Paula Creamer wasn t this happy a year ago. There were tears, maybe, but no tears of joy. No verbal 21-gun salute from 15,000 fans crushed around the 18th green at Highland Meadows. No high-five with the Pink Panther, stuffed version.
Creamer missed the cut in last year s Jamie Farr Owens Corning Classic. She was doomed by an opening-round 75.
This is a golfer who doesn t miss many cuts. And, give or take the major championships, missing this one might hurt more than any. Think pink.
Anyway, after last year s second round, when it became clear there would not be a third, Creamer sat in the locker room, slamming things into a bag, cursing her fate, fighting back the emotions, and chatting with a few folks from the Farr staff and Owens Corning.
She has told the story three times this week and it has changed each time.
Friday s first version: Creamer promised them she d be back and make the cut next year.
OK, she managed to do that by a mere 17 strokes.
Saturday s second version: Creamer promised to come back and make it right.
Well, 18-under par through 54 holes with a comfortable four-shot lead made things pretty right.
Yesterday s final version: Creamer said that she told them I was determined to come back [next] year and win this golf tournament.
Mission accomplished. All three versions turned out as good as gold, or as pretty as pink.
You ve probably heard this before, but we ll give it another go. When Paula Creamer was a tour rookie in 2005 she wore a lot a pink outfits, put pink ribbons in her hair, played final rounds of tournaments with a pink golf ball, and had pink creatures for head covers.
We can only assume she likes pink. Her fellow pros and the media started calling her the Pink Panther.
The folks at Owens Corning apparently noticed. Among other things, they make that nice pink Fiberglas insulation and have a world-recognized Pink Panther marketing mascot.
Let s do the addition here. One plus one equals two.
I m sponsored by Owens Corning, my nickname is the Pink Panther, there are all those ties, so playing well here is really important to me, both for those reasons and for myself, Creamer said. Did you see all those people out there today in pink? All the little girls and boys? Walking up to the 18th green was quite a feeling. I just tried to soak it all up.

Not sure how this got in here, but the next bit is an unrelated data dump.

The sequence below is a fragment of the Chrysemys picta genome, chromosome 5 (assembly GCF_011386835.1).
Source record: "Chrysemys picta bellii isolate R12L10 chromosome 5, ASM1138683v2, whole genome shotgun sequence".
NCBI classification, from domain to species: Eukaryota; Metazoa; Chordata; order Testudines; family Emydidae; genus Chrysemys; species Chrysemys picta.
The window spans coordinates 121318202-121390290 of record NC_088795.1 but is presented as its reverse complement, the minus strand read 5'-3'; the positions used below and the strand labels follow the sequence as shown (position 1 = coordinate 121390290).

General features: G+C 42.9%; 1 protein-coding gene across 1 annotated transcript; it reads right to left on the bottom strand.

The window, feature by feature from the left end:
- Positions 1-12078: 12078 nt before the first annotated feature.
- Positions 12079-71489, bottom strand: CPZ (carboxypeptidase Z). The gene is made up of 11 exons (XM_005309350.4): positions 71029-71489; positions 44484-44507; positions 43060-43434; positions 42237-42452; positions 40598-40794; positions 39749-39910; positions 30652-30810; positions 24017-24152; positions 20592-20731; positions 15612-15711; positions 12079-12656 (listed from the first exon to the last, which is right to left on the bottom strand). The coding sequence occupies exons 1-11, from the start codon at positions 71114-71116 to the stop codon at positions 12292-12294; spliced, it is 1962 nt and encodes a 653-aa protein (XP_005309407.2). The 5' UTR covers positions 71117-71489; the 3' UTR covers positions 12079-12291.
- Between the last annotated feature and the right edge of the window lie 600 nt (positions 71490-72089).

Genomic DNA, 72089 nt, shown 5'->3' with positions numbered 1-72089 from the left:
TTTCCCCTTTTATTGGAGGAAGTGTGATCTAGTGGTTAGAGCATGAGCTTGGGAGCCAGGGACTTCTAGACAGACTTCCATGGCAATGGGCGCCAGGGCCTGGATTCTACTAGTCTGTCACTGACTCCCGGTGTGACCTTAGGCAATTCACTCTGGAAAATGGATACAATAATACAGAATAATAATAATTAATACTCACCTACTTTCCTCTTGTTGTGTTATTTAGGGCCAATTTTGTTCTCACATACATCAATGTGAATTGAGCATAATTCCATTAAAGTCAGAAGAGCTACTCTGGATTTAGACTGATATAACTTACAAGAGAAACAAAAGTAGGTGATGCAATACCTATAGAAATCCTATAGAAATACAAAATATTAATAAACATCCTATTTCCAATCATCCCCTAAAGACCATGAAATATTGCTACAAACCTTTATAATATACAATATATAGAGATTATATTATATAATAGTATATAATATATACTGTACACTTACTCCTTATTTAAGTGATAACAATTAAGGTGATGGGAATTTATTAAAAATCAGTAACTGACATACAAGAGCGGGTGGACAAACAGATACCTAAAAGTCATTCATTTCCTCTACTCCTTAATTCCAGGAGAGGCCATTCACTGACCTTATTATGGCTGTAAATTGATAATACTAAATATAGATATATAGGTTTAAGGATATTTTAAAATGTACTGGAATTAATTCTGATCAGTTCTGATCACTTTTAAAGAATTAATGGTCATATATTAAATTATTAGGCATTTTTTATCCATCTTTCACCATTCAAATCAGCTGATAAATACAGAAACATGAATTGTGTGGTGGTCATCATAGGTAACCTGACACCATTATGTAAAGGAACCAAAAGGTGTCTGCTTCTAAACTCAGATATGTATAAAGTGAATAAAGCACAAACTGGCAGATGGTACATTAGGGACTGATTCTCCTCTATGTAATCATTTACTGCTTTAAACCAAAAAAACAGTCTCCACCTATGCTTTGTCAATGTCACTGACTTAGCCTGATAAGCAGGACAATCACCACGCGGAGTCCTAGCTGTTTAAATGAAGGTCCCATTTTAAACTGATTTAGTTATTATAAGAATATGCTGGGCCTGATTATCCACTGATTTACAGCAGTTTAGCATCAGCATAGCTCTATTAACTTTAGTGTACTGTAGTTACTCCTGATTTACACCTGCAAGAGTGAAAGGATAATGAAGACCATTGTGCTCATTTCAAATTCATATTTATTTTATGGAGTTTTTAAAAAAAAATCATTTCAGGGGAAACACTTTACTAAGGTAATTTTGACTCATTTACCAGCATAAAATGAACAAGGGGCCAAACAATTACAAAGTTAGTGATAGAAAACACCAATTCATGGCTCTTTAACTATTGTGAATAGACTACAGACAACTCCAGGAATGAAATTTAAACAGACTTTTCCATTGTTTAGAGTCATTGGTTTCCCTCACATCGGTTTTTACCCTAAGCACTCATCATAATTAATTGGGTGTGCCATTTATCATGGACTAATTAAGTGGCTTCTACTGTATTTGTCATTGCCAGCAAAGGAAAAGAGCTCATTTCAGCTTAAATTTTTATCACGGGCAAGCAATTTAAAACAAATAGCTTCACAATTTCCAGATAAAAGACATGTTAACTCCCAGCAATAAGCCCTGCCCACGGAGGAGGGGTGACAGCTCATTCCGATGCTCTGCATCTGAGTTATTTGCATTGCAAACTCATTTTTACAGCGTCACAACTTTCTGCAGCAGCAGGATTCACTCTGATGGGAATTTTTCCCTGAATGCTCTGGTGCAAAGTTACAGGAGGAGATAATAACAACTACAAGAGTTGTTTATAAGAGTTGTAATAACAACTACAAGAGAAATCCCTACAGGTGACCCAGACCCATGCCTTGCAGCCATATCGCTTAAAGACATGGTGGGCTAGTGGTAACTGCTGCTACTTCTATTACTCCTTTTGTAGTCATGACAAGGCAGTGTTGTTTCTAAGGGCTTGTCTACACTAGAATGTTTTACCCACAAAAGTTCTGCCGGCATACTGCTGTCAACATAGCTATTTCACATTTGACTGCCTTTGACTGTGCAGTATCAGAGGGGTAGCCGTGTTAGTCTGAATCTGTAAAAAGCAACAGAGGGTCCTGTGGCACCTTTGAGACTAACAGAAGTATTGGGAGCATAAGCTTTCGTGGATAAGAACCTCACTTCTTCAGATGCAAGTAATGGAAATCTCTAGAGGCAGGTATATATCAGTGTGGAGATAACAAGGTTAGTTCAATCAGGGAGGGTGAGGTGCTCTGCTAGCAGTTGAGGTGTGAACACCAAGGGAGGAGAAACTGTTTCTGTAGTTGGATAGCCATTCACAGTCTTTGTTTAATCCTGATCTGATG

Fans have been congratulating Creamer on her win since Thursday afternoon. She had an opening-round 60 in the books and Pink Floyd never had so big a hit. (Sorry.)
When she backed it up with a 65 on Friday, she was cruising in a Pink Cadillac. (Really sorry).
But it was never going to be that easy.
After you shoot 60, I swear it s the hardest thing to come back out and play, she said. Anything over that, you feel like you are shooting 85. It was hard. But I managed to get it done.
She won yesterday with a 2-over 73. She prevailed by two strokes, even though her lead once slipped to a single shot. That opening-round 60 was ancient history on this warm, sun-drenched, wind-whipped day at the Meadows.
But when it got tough, when it stopped being sport and started being work, Creamer came up with answers.
You could argue that she won the Farr with a bogey that could have been a triple and a par that could have been anything.
Her first drive of the day landed in the rough and she had the worst lie I ve ever seen. She could do no more than chip into the fairway, still short of the water hazard, and her 7-iron approach landed on the front of the green, spun back a tad, and rolled 35 yards back down the hill. Her next shot landed just a bit further onto the green, spun back and came within six inches of dropping off the shelf. But it stayed up and she drilled the 18-foot putt into the center of the cup.
It was a good putt at a huge moment, she said.
Then, on No. 9, she and her caddie misjudged a gusting wind and her approach shot from the middle of the fairway airmailed the pin by 40 feet and the green by 20. Three things could happen with her little chip she could chunk it trying to be too fine and move it maybe eight inches; she could blow it over the green and down the hill to the shuttle bus stop, or she could hit it absolutely perfectly and nuzzle it within about six feet of the cup.
It was a great up and down, Creamer said. It was probably one of the biggest moments of the day.
If there was a bigger one it came at No. 13. Creamer had three-putted the 12th hole for a bogey that dropped her to 16-under, just a shot ahead of China s Shanshan Feng.
I said, What are you doing? You need to finish off this round, Creamer said. So she hit driver-wedge to nine feet and made the birdie at the 13th hole.
The 60 was absurd. The 65 was easy. The rest was a grind. But the Pink Panther pulled off one of the most popular wins in Farr Classic history.
Oh, yeah. She promised to be back next year.